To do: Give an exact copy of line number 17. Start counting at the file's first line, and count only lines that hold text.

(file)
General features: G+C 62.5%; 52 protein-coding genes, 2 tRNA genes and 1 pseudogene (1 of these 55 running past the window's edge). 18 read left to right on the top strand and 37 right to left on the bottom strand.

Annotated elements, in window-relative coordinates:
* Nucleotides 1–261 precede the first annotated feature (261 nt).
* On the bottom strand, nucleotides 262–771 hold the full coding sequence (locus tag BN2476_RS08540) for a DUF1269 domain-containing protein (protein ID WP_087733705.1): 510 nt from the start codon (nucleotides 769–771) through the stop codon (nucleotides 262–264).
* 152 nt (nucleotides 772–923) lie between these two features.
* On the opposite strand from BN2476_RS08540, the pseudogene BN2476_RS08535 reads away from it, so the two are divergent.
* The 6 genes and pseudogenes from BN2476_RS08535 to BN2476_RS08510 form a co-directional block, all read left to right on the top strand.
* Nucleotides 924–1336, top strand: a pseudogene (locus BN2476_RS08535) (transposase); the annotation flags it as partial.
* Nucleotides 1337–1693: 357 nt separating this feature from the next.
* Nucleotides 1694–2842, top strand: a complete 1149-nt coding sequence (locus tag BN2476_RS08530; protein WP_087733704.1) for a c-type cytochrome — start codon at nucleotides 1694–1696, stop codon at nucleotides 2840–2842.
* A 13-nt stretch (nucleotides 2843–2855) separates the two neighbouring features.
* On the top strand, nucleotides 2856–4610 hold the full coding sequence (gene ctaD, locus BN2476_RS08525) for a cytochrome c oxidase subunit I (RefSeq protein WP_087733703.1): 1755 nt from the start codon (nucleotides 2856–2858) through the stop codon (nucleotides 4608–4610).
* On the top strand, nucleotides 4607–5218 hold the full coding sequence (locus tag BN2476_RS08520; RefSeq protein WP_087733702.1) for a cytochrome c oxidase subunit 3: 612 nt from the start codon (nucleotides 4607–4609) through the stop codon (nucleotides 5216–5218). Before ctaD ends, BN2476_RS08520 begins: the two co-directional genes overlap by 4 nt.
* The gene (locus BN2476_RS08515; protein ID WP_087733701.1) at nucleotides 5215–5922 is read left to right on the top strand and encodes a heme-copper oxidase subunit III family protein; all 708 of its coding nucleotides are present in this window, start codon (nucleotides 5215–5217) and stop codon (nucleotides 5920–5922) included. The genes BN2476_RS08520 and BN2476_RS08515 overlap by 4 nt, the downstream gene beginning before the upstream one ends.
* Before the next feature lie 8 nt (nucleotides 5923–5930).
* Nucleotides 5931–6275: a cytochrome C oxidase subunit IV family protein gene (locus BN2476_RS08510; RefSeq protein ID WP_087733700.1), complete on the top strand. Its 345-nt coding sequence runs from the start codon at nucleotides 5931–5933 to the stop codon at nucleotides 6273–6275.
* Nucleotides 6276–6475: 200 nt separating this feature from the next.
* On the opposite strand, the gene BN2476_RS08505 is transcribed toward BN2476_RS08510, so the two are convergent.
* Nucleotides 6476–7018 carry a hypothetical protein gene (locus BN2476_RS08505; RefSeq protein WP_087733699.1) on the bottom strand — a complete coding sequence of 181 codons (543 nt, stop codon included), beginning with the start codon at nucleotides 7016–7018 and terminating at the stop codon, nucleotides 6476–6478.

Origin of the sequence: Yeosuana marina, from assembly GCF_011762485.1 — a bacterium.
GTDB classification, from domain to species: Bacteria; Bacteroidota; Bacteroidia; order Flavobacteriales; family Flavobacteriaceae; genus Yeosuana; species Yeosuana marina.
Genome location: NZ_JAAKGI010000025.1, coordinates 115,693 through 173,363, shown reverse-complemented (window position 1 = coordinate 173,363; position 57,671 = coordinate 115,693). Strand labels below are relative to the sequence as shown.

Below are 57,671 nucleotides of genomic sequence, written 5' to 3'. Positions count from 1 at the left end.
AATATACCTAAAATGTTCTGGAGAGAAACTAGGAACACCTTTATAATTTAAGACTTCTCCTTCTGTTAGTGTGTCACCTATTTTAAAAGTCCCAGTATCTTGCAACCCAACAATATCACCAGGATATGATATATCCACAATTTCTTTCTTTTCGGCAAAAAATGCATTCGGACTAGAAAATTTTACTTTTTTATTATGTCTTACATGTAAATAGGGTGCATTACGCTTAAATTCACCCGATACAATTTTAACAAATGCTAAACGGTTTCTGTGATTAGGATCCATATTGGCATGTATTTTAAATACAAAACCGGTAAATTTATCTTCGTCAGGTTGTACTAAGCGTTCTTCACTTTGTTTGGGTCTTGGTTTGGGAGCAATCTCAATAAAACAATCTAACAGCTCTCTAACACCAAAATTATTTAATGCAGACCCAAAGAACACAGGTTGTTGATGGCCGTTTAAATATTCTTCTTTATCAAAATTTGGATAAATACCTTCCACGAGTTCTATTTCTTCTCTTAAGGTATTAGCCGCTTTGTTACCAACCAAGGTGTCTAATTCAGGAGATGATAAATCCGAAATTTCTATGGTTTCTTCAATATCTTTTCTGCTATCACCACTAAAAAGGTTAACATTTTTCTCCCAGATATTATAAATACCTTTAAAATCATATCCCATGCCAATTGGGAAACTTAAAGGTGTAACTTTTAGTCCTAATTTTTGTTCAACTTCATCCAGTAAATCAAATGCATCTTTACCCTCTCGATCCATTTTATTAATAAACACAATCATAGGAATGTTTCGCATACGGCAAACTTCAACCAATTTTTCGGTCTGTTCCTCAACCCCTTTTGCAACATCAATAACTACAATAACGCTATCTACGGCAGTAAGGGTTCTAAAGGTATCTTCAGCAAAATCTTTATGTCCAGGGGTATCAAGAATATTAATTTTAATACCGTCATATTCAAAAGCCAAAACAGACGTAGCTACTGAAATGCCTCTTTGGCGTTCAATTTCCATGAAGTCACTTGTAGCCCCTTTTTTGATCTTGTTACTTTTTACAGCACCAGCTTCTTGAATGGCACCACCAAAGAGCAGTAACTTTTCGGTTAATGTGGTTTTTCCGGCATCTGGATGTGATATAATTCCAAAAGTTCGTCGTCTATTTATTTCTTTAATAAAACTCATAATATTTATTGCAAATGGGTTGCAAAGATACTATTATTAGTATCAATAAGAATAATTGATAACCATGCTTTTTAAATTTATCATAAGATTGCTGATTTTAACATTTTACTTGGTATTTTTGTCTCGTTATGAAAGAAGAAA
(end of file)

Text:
* Nucleotides 6276–6475: 200 nt separating this feature from the next.